Greeks living in Germany are divided about the outcome of the Greek referendum but hope that a peaceful union can be maintained. Mana Rabiee reports.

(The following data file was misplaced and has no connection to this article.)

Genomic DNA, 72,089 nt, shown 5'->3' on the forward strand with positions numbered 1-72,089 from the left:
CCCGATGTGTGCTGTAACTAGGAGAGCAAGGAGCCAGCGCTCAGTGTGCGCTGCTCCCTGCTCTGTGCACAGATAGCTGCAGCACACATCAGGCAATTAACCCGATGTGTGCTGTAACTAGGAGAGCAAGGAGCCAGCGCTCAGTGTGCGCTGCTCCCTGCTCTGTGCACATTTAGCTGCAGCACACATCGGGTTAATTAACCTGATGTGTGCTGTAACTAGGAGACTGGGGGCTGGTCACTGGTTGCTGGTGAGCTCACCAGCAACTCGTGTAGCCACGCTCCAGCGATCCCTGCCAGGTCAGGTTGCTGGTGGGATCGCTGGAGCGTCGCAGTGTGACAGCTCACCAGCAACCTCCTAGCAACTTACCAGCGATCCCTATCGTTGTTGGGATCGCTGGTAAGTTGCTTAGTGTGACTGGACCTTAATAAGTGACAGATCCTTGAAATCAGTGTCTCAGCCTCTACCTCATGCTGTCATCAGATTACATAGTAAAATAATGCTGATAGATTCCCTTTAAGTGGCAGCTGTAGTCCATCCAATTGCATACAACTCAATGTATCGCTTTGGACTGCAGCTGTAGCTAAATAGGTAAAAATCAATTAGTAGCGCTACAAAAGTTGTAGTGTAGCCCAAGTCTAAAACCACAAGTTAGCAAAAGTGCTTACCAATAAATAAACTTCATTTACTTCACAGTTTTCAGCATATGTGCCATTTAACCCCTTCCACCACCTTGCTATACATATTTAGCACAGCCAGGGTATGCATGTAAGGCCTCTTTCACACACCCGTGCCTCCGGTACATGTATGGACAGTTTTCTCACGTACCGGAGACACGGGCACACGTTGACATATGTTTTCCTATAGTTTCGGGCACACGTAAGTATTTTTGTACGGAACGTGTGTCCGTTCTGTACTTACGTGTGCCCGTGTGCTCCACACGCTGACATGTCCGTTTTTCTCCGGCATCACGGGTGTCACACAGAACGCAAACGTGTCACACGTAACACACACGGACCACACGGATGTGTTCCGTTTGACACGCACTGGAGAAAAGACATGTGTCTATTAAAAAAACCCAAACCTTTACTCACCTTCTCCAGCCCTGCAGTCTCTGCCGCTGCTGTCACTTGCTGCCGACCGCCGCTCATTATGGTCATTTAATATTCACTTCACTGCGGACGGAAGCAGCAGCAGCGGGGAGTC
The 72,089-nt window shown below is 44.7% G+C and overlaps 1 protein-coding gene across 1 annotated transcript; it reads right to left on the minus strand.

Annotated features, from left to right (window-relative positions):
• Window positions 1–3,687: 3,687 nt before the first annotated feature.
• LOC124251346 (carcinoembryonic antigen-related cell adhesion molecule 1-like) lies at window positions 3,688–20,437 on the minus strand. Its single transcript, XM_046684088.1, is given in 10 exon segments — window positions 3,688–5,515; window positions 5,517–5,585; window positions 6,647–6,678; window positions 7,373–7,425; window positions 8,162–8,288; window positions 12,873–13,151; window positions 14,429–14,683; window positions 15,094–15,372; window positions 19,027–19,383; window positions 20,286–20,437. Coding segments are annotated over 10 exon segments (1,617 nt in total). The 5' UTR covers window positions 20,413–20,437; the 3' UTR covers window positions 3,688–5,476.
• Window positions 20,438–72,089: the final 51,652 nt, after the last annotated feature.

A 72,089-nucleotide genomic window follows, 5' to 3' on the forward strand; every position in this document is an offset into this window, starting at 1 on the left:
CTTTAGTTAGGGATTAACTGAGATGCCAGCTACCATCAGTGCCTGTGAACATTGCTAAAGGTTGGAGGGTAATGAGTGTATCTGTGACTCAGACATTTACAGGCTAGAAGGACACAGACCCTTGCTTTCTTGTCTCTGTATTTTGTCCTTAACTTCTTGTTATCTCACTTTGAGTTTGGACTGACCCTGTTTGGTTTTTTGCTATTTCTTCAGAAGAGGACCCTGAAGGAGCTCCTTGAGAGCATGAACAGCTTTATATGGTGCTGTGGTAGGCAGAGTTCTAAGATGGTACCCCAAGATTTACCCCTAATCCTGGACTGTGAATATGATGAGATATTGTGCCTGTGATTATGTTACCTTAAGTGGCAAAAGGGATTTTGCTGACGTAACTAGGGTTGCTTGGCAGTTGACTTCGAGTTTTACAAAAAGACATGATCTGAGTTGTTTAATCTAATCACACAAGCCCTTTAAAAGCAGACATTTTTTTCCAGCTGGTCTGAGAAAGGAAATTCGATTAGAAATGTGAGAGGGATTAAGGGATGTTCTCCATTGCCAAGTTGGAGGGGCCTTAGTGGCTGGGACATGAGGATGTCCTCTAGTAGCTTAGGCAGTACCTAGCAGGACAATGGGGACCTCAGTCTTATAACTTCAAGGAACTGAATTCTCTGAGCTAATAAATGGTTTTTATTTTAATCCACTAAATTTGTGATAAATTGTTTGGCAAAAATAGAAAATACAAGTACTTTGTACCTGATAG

In Frankfurt's Greek Orthodox Church, worshippers had so much more than their faith on their mind during Sunday service. Even as they attended church, Germany's Greek community anxiously eyed events back home, as 11 million Greeks cast their vote in an historic bailout referendum. Final polls suggested voters rejected the international aid package -- meaning Greece could see a chaotic exit from the Euro zone. The decision could have far-reaching consequences for the global economy... and for Europe's grand projections of an unbreakable union. (SOUNDBITE) (German) POPE (GREEK PASTOR), ATHENAGORAS ZILIASKOPOULOS, SAYING: "We want to live together in Europe, in peace. Only a union can guarantee that. If this union falls apart for economic reasons, the future is very bleak. Then, unity and a peaceful Europe are in jeopardy." The Greek government wants to sit down now with negotiators to strike a better deal with its creditors, one that would write down Greece's massive debt. Germanys Greeks weren't able to cast ballots from afar, so these worshippers can only pray, and hope, for better days for their compatriots back home.